One thing I understand clearly, though, is that its manifesto of female power is just as empowering as it is horrifying. Intención, control y poder lie at its heart, and it's difficult to get on board with what the girls do to get it. But that fine line between claiming your strength and crossing a line is what makes this show so intriguing. It transforms a seemingly simple girl gang in a treehouse into complex, expertly-written characters who, to borrow a phrase with which my acting professor described the characters in A Streetcar Named Desire, "want on epic levels." And they want, and they seize, and they utterly possess. Things and audiences. Como magia.
Best Opening Number: Beetlejuice (Winter Garden Theatre, through June 6, 2020)
With the eerie "Daylight come and me wanna go home" in Beetlejuice's first moments, I was immediately enraptured. And then following it up with the show's undisputed highlight, "The Whole Being Dead Thing"? Beetlejuice wins the award for best initial hook, and it was fortunately followed up with two hours of nearly constant laughter from my mom and me (and everyone in the audience, for that matter).
Speaking of awards, all I have to say is that Alex Brightman has a Tony for this in my mind. He was fully, consistently on, attuned to the audience and adept with every quip, every trip and every dip his character gets. And although I will have an eternal affinity for Winona Ryder's Lydia, I have to give Sophia Anne Caruso her rightful due. She performed the difficult feat of getting tears out of me with her heart-wrenching performance of "Home." Maybe it's because my mom was sitting right next to me, but still.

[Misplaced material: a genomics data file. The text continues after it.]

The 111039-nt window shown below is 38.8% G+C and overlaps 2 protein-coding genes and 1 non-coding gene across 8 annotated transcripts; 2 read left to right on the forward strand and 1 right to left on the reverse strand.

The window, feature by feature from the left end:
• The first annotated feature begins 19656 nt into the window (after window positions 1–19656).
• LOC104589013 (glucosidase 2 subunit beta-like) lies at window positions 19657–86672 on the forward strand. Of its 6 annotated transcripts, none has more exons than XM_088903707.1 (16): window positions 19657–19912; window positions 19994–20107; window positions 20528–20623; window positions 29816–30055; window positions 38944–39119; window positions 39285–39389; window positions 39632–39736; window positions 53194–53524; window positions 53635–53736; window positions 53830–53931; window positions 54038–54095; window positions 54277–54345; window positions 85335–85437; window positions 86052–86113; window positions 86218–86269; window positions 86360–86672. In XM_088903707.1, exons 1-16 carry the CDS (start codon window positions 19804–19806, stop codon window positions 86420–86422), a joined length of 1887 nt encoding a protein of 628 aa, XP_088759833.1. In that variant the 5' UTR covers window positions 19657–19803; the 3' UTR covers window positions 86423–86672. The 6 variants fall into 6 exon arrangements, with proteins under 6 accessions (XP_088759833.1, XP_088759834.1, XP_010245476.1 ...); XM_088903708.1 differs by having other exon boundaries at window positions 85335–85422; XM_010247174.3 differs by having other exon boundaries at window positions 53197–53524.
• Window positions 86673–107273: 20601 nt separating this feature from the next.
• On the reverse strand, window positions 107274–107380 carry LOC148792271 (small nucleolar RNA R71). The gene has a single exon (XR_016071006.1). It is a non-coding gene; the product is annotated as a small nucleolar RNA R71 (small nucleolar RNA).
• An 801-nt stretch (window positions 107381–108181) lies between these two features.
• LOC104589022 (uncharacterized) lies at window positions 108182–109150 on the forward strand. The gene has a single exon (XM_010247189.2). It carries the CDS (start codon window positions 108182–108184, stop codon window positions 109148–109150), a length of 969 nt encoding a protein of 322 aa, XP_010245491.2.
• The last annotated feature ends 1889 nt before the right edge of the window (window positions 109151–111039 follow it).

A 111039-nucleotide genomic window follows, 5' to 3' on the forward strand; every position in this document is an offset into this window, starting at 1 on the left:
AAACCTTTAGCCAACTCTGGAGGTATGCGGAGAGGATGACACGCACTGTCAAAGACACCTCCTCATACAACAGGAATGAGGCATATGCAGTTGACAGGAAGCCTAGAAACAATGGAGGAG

Overall, I enjoyed the musical more than the movie, so there's something to be said for that. I am so excited for The Music Man, but I do hope Beetlejuice secures another venue. This show about death still has a lot of life in it.
Best Onstage Chemistry: Breaking the Shakespeare Code (440 Studios, May 23-June 2)
Shakespeare Code also ties with Complete Works for my "Best Contemporary/Classical Collision" award. To quote myself in the review linked above: "If Shakespeare himself were alive today, he may have written something a little like this." On its face, Breaking the Shakespeare Code is simpler than a Shakespeare work: two characters bantered in an unadorned black box. But their banter was complex, witty - epic compared to the austere visual construction. They raised questions about the nature of acting, love, and how they feed into each other.
And oh yes, the award I actually mentioned: Tim Weinert and Miranda Jonte's chemistry was positively electric. I'll quote myself one more time: "Their own passion is an acknowledgment of the power of Shakespeare’s words to move both the actors and the audience into something real."
Most Unique Execution: Novenas for a Lost Hospital (Rattlestick Playwrights Theater, September 15-October 3)
This show was a performance, a concert, a museum, a dance, and a walking tour all in one, dedicated to preserving the legacy of the now-demolished St. Vincent's Hospital in Greenwich Village. Another history lesson I didn't know I needed, presented in a way no other history play or class will truly be able to replicate. Example: the lines between performer and audience blurred as we all paraded down the street with shakers and other instruments, turning heads on the sidewalk with our numbers and our song. Only in New York.
Most Unexpected Tears: #DateMe: An OkCupid Experiment (Westside Theatre, June 20-September 15)
You can read all about the comedy in this roller coaster ride through the online dating world elsewhere on my blog. But one thing I've said there that I'll say again here: I never expected a musical about OkCupid to make me cry.
And then there's the missed connections: Head Over Heels, Ain't No Mo', Betrayal, White Noise, Much Ado About Nothing, Soft Power, Fairview, who knows what else I simply never heard of...so much I wish I could have seen, which I hope I will somewhere, someday. And then there are shows like The Inheritance and Slave Play, products of 2019 that I will be sure to get to in 2020 while they're on. Here's to another year of stellar shows, and here's to the power of theatre to thrive for another decade. Long live it! Happy New Year - I can't wait to see what 2020 has in store.
A year's worth of playbills (and if you account for the shows that didn't distribute them and the few I lost to the city streets, this isn't even all of them).